Only The Judas Window (1938), published as if by "Carter Dickson," seems to be as popular as ever, which made me wonder: would the story stand up to re-reading? The short, easy answer is: yes. But that would make for a rather short review.

The Judas Window is, unusually for Carr, structured as a courtroom drama with the scowling, Churchillian figure of Sir Henry Merrivale acting for the defense at the Old Bailey in a murder trial. James "Jim" Caplon Answell stands accused of the murder of his future father-in-law, Mr. Avory Hume, who could've only been killed by Answell – despite a clear lack of motive. They were the only occupants of Hume's practically bare and hermitically sealed study. A solid, wooden oak door, bolted from the inside, fits tightly in its frame and the windows were latched and covered with steel, burglarproof shutters. The decanter of the doctored whiskey, which made Answell pass out, has been replaced and Hume lays sprawled on the ground – a trophy arrow wrenched from the wall protruding from his chest.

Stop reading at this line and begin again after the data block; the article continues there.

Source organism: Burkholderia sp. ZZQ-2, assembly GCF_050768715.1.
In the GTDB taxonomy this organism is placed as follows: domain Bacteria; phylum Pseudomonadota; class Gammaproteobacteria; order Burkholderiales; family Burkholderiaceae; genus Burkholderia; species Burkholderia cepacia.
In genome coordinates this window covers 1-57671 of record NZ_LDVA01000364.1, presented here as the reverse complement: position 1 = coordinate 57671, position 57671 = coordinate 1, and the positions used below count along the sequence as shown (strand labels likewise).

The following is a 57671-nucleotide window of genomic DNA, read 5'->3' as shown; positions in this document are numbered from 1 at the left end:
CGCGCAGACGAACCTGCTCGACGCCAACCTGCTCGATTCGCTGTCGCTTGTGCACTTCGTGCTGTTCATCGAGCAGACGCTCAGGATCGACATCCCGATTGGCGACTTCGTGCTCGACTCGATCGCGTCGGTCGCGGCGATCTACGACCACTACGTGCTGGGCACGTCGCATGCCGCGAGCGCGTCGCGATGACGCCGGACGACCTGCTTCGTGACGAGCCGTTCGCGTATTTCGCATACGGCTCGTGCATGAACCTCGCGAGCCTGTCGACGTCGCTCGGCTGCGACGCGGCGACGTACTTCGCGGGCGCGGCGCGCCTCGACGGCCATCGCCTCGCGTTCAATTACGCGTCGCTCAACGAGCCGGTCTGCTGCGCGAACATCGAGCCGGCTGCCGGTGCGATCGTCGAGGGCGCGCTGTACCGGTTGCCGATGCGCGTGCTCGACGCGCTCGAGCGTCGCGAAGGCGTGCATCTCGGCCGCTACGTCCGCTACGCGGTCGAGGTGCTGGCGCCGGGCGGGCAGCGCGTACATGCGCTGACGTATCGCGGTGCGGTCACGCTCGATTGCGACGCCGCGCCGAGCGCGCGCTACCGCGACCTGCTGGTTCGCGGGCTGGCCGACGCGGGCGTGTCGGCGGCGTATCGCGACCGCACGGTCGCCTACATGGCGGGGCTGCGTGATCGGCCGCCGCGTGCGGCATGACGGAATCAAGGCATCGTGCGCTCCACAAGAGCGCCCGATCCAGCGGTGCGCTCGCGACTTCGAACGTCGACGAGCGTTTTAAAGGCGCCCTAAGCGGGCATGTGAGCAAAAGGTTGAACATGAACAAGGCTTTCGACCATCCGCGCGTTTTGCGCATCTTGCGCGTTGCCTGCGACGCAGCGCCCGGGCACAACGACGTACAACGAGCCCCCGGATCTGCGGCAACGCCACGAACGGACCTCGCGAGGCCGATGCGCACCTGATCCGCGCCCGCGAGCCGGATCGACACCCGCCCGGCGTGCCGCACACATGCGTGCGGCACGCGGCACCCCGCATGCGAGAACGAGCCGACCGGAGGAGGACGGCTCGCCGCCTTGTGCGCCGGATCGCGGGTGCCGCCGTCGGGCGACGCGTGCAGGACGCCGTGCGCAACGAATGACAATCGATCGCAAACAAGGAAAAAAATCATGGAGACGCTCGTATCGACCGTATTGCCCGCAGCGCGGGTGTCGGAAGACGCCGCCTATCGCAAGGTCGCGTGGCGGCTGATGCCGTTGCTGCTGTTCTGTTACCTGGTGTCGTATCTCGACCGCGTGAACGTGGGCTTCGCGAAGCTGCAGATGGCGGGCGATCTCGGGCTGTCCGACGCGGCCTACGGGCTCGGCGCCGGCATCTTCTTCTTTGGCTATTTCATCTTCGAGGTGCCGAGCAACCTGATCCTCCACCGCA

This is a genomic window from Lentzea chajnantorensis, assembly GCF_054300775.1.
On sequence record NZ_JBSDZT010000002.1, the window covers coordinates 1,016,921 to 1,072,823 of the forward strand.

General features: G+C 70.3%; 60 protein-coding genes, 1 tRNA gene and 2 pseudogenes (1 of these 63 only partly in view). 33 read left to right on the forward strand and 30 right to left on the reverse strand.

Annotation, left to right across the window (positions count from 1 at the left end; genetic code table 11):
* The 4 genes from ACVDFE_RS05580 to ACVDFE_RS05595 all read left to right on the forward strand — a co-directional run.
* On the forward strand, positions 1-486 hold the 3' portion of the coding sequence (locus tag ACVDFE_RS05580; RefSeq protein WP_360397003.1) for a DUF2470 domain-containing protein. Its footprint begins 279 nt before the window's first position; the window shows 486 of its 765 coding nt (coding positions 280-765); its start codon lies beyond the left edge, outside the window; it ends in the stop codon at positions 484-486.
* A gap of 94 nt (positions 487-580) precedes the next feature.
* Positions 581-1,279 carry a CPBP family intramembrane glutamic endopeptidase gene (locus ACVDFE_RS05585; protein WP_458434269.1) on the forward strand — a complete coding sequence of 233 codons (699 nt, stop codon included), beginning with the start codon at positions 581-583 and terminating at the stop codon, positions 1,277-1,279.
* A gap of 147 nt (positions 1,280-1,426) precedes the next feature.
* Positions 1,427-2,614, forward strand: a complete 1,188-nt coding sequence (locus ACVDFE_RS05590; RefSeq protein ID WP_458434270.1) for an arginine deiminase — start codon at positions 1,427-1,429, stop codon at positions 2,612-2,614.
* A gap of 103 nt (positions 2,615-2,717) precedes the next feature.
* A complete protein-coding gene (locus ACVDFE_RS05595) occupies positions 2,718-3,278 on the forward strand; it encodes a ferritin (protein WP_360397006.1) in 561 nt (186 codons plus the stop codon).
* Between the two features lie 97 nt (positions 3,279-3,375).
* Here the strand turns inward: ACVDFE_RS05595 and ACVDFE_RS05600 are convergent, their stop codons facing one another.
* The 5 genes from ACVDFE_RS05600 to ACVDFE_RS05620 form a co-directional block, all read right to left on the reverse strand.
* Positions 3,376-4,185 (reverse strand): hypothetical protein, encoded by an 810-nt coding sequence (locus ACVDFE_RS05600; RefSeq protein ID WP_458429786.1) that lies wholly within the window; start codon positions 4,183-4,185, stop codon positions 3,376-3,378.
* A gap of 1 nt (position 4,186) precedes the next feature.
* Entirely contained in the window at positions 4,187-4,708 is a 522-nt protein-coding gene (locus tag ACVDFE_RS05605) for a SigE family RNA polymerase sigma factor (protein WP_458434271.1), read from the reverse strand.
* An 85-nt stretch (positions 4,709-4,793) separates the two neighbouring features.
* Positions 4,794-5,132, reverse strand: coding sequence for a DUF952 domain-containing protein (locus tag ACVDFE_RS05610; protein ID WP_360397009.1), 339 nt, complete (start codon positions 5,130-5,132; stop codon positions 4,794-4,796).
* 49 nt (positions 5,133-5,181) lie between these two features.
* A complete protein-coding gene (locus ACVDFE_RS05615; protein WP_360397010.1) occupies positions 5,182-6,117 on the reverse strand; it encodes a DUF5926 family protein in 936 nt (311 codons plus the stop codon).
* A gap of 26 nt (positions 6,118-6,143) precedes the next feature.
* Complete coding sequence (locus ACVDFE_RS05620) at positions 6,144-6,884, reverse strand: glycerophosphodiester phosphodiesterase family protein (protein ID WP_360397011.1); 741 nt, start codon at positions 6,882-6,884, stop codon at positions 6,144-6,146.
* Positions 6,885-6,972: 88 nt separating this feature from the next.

Nobody believes in Answell's innocence. Nobody, except for Merrivale, his unshakable believe in the "blinkin' awful cussedness of things in general" and knowledge of the existence of a Judas window. And with that, Carr did what he did best and spun something perfectly sinister around something innocuous and everyday as an unseen opening. 

A Judas window is a window in a cell door to the see the prisoner, but H.M. points out there are more of them, "you've got a Judas window in your own room at home; there's one in this room, and there's one in every courtroom in the Old Bailey. The trouble is that so few people ever notice it," which is why H.M. so strenuously objected to the study being described as "sealed." H.M. assured that the door/windows were really "tight and solid and bolted" and "nobody monkeyed with a fastening to lock or unlock either," which was the same for the walls – bare of any crevices or rat-holes. A tough nut to crack and it's an impossible situation begging for a mind bending simple explanation, which (IMO) is a challenge that was met. It was simple and original, but without reducing the sinister aspect of the titular window. This alone will secure it as a favorite among locked room enthusiasts for many decades to come.